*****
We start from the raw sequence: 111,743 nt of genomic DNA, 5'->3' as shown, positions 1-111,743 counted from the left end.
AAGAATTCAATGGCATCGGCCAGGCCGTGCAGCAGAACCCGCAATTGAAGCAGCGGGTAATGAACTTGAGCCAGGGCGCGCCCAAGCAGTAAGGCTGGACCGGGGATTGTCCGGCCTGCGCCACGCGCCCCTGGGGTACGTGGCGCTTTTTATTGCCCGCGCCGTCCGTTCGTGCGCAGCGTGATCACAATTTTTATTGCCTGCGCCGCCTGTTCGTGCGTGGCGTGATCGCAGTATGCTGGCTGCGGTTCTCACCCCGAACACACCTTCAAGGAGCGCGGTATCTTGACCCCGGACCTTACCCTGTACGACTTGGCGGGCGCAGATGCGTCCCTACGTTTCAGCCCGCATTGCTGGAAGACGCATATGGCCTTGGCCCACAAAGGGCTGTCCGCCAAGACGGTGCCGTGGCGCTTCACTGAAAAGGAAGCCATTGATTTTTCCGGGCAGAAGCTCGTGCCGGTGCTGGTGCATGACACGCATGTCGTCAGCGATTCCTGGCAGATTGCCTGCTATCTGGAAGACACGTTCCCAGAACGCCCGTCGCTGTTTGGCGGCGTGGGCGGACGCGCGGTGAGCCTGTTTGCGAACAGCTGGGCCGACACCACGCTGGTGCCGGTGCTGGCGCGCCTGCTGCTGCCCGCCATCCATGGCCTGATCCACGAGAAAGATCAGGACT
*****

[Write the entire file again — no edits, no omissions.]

We start from the raw sequence: 111,743 nt of genomic DNA, 5'->3' as shown, positions 1-111,743 counted from the left end.
AAGAATTCAATGGCATCGGCCAGGCCGTGCAGCAGAACCCGCAATTGAAGCAGCGGGTAATGAACTTGAGCCAGGGCGCGCCCAAGCAGTAAGGCTGGACCGGGGATTGTCCGGCCTGCGCCACGCGCCCCTGGGGTACGTGGCGCTTTTTATTGCCCGCGCCGTCCGTTCGTGCGCAGCGTGATCACAATTTTTATTGCCTGCGCCGCCTGTTCGTGCGTGGCGTGATCGCAGTATGCTGGCTGCGGTTCTCACCCCGAACACACCTTCAAGGAGCGCGGTATCTTGACCCCGGACCTTACCCTGTACGACTTGGCGGGCGCAGATGCGTCCCTACGTTTCAGCCCGCATTGCTGGAAGACGCATATGGCCTTGGCCCACAAAGGGCTGTCCGCCAAGACGGTGCCGTGGCGCTTCACTGAAAAGGAAGCCATTGATTTTTCCGGGCAGAAGCTCGTGCCGGTGCTGGTGCATGACACGCATGTCGTCAGCGATTCCTGGCAGATTGCCTGCTATCTGGAAGACACGTTCCCAGAACGCCCGTCGCTGTTTGGCGGCGTGGGCGGACGCGCGGTGAGCCTGTTTGCGAACAGCTGGGCCGACACCACGCTGGTGCCGGTGCTGGCGCGCCTGCTGCTGCCCGCCATCCATGGCCTGATCCACGAGAAAGATCAGGACT